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Bringing adversaries together: The importance of a common management-level approach in complex work domains


Wetter, Olive Emil; Fuhrmann, Hartwig; Lipphardt, Michael; Hofer, Franziska (2011). Bringing adversaries together: The importance of a common management-level approach in complex work domains. In: 45th Carnahan Conference on Security Technology, Mataro, Spain, 2011 - 2011, 1-6.

Abstract

Ensuring smooth operation of an airport is a complex task with many stakeholders involved that have to work together closely in order to achieve optimal results. In particular, the field of security control harbors diverging interests of different entities that share responsibility for secure and timely flights. These entities usually comprise governmental organizations (e.g., legislative authorities, police) and private companies (e.g., airport operators, private security companies). Due to conflicting interests between these entities, managers might perceive each other as adversaries rather than as partners for collaboration. To our knowledge, the present report is the first one to relate procedure and results of a fruitful collaboration on management level between representatives of these different entities at an airport, including a governmental organization as the executive, i.e., carrying out the security control, and a private company (the airport operator). In the setting of the security control at a large European airport, the Productivity Measurement and Enhancement System (ProMES) methodology [1] was chosen to identify stakeholders in the security control process as a first step in order to be able to define their interests, demands, and needs in a second step. Subsequently, justified demands were grouped and categorized into six goal domains. For each goal domain, key performance indicators were developed. Last but not least, the indicators were prioritized by weighing their relevance against each other in order to resolve conflicting interests. This process can be rather quick and efficient provided it is well prepared and monitored. It is further suggested to have an independent facilitator supervise and moderate the process. This study highlights the importance of bringing together high level managers of different organizational entities with a systematical approach in order to pave the way for good cooperation in complex work domains. As a result, s- akeholders and demands can be identified, conflicting demands can be discussed, and priorities set. Subsequently, those guidelines can be handed over to the next lower level in the organizational hierarchy. Supervisors on this next level can then define goals for their respective domains using the guidelines provided by the management.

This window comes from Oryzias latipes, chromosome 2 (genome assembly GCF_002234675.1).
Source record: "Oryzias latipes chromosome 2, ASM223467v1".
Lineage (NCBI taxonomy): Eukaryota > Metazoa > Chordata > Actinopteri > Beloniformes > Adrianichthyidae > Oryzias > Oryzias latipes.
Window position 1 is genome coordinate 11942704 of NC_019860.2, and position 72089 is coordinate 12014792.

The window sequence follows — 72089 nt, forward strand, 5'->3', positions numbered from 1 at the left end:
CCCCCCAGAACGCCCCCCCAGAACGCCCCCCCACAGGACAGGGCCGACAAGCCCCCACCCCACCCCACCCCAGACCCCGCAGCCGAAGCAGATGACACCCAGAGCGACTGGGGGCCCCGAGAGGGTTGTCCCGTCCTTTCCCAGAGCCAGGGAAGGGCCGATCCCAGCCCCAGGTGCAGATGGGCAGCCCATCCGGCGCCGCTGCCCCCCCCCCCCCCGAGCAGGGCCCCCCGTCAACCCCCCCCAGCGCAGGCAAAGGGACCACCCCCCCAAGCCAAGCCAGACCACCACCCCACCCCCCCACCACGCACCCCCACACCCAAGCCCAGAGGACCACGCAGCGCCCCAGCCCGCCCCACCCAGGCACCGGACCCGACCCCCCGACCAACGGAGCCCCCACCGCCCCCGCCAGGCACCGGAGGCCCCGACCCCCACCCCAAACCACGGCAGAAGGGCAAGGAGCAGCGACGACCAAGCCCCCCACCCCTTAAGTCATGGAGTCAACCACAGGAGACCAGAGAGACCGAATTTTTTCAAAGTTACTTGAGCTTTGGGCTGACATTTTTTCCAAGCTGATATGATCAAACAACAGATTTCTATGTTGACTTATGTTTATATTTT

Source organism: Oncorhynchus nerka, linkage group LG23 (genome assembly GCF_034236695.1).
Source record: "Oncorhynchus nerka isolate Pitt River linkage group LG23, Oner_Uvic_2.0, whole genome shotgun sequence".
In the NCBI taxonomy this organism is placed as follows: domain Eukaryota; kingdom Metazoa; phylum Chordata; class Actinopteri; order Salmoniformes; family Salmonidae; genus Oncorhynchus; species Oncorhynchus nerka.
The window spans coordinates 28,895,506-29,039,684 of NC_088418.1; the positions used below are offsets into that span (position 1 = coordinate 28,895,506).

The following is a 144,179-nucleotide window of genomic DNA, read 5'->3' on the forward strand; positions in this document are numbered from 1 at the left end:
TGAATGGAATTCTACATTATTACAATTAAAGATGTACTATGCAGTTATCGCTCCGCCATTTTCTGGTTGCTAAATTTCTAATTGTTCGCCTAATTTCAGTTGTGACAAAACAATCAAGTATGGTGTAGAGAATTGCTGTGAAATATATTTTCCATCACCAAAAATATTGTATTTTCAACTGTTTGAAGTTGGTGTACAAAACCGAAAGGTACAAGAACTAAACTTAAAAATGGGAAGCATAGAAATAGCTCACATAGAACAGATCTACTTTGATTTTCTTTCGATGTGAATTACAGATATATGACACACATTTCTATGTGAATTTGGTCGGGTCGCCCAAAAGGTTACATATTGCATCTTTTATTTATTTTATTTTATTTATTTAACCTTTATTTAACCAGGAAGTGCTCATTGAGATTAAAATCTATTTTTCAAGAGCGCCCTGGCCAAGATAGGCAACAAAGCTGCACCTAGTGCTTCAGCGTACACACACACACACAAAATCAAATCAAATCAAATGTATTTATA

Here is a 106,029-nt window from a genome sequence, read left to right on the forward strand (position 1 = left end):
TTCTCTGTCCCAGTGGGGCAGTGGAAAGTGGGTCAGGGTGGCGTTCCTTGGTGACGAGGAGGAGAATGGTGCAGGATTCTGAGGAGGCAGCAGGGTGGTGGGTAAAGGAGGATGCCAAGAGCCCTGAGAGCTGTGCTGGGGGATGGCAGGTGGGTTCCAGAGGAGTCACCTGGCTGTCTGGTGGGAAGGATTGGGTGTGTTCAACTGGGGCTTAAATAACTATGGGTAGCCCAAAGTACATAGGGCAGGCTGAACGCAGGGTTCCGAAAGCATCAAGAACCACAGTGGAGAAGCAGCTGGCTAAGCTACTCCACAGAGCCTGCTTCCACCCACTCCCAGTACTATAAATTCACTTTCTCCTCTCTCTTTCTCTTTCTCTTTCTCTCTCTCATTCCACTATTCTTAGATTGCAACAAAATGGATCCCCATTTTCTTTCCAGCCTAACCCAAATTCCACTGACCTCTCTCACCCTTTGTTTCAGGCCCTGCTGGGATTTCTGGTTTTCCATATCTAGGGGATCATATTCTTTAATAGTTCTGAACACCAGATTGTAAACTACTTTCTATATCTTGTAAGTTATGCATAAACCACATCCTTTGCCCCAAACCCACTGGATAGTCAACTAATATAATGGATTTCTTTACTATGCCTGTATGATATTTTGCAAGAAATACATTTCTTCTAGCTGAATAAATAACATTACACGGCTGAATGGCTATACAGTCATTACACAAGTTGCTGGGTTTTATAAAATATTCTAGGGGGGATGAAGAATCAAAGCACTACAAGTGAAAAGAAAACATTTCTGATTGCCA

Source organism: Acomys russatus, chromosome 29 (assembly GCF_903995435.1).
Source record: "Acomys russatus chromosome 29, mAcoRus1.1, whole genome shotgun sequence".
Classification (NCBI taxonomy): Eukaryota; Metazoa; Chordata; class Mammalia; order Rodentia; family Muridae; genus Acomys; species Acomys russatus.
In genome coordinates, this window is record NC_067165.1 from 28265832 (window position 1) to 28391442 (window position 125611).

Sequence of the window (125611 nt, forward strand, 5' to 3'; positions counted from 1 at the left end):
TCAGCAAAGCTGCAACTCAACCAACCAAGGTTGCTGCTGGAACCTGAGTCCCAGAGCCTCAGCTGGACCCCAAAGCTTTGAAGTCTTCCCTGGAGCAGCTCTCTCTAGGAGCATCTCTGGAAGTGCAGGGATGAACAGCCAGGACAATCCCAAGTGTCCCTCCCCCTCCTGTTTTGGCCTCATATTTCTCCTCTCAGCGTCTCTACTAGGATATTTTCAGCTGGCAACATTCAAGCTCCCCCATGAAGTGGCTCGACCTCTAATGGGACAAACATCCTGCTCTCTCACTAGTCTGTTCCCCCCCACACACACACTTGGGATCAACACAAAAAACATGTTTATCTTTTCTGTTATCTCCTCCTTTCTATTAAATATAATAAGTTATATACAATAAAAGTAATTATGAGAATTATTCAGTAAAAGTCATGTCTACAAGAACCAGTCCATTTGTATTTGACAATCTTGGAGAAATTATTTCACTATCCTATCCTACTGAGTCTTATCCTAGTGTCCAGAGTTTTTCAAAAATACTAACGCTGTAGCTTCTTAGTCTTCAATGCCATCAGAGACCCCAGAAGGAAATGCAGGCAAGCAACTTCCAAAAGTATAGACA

Abstract

Ensuring smooth operation of an airport is a complex task with many stakeholders involved that have to work together closely in order to achieve optimal results. In particular, the field of security control harbors diverging interests of different entities that share responsibility for secure and timely flights. These entities usually comprise governmental organizations (e.g., legislative authorities, police) and private companies (e.g., airport operators, private security companies). Due to conflicting interests between these entities, managers might perceive each other as adversaries rather than as partners for collaboration. To our knowledge, the present report is the first one to relate procedure and results of a fruitful collaboration on management level between representatives of these different entities at an airport, including a governmental organization as the executive, i.e., carrying out the security control, and a private company (the airport operator). In the setting of the security control at a large European airport, the Productivity Measurement and Enhancement System (ProMES) methodology [1] was chosen to identify stakeholders in the security control process as a first step in order to be able to define their interests, demands, and needs in a second step. Subsequently, justified demands were grouped and categorized into six goal domains. For each goal domain, key performance indicators were developed. Last but not least, the indicators were prioritized by weighing their relevance against each other in order to resolve conflicting interests. This process can be rather quick and efficient provided it is well prepared and monitored. It is further suggested to have an independent facilitator supervise and moderate the process. This study highlights the importance of bringing together high level managers of different organizational entities with a systematical approach in order to pave the way for good cooperation in complex work domains. As a result, s- akeholders and demands can be identified, conflicting demands can be discussed, and priorities set. Subsequently, those guidelines can be handed over to the next lower level in the organizational hierarchy. Supervisors on this next level can then define goals for their respective domains using the guidelines provided by the management.

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Additional indexing

Item Type:Conference or Workshop Item (Paper), not refereed, original work
Communities & Collections:06 Faculty of Arts > Institute of Psychology
Dewey Decimal Classification:150 Psychology
Language:English
Event End Date:2011
Deposited On:06 Aug 2014 13:31
Last Modified:12 Aug 2017 07:46
Publisher:IEEE
Number:45
Free access at:Publisher DOI. An embargo period may apply.
Publisher DOI:https://doi.org/10.1109/CCST.2011.6095876

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